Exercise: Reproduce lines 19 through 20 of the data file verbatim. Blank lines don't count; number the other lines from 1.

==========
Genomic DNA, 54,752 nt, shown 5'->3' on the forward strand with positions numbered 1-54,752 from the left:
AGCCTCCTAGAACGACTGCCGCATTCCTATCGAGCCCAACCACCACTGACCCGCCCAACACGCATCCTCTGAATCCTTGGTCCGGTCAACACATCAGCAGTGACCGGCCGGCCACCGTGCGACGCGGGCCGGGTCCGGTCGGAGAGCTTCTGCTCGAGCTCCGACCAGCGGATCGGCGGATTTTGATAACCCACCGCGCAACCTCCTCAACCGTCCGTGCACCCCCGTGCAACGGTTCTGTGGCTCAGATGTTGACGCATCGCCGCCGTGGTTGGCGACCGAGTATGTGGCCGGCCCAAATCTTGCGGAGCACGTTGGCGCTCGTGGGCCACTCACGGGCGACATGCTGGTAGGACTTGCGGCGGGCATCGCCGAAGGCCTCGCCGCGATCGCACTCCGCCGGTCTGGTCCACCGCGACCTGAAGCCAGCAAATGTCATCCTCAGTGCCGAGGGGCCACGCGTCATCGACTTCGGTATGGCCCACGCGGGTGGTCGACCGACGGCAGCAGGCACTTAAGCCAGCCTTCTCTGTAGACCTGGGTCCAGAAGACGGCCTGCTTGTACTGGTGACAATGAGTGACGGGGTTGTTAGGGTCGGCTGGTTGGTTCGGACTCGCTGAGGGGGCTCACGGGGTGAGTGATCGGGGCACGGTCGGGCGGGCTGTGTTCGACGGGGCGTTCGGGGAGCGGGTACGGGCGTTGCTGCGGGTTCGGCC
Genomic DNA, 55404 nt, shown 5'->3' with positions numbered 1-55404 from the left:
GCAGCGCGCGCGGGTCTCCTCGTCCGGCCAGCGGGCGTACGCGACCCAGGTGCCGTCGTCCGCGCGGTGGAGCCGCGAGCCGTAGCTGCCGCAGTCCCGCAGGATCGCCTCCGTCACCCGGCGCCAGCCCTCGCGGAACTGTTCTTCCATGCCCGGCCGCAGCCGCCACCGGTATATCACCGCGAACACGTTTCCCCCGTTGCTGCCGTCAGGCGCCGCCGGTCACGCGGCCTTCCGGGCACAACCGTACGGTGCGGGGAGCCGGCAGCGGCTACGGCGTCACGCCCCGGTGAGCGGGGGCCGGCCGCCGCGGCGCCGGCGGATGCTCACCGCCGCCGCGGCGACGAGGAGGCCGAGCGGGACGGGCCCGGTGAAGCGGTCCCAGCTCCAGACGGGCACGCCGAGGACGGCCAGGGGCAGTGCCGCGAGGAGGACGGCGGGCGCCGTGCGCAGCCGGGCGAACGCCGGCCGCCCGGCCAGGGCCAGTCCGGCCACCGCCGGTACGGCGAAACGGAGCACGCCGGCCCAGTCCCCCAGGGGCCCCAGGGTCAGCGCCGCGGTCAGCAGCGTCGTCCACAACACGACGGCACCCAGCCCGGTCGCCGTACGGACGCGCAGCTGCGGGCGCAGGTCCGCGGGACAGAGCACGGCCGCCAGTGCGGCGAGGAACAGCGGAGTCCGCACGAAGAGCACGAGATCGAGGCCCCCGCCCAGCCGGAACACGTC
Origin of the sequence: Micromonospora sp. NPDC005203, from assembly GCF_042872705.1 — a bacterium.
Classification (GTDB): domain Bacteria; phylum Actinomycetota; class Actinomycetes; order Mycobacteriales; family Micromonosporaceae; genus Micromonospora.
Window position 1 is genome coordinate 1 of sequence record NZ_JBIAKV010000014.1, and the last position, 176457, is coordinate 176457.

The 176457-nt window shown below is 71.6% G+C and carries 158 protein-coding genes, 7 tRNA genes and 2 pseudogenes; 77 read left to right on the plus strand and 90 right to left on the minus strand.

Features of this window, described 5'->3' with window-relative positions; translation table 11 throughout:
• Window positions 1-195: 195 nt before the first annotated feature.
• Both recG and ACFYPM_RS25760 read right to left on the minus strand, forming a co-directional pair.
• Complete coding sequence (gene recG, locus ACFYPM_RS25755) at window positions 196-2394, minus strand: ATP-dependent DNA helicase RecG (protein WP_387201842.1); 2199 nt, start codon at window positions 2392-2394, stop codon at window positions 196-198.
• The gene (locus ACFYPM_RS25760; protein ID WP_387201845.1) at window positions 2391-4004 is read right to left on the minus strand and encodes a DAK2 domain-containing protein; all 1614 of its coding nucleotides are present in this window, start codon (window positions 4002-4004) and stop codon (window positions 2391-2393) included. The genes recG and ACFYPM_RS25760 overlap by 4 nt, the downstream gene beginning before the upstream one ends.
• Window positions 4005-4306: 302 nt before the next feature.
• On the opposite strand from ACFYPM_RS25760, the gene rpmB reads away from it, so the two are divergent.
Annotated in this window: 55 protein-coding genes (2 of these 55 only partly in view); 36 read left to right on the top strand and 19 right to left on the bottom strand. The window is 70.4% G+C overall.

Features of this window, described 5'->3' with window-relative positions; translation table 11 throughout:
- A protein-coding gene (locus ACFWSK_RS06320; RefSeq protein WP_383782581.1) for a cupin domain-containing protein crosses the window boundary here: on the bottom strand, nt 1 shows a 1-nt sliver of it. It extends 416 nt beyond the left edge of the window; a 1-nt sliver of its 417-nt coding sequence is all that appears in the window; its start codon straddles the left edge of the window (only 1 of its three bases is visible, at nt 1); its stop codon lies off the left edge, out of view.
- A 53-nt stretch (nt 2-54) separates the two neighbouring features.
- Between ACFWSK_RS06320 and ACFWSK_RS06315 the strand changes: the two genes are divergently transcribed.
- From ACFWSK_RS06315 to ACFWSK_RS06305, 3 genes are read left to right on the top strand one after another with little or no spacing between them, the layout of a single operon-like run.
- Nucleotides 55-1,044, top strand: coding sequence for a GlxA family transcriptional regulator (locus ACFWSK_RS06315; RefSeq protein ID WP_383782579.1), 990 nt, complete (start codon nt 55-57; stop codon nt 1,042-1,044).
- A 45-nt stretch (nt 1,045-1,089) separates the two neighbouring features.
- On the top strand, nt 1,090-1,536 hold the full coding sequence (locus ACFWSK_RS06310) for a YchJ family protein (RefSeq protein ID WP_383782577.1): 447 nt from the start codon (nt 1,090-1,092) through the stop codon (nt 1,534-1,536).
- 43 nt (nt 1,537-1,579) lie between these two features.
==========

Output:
- A 53-nt stretch (nt 2-54) separates the two neighbouring features.
- Between ACFWSK_RS06320 and ACFWSK_RS06315 the strand changes: the two genes are divergently transcribed.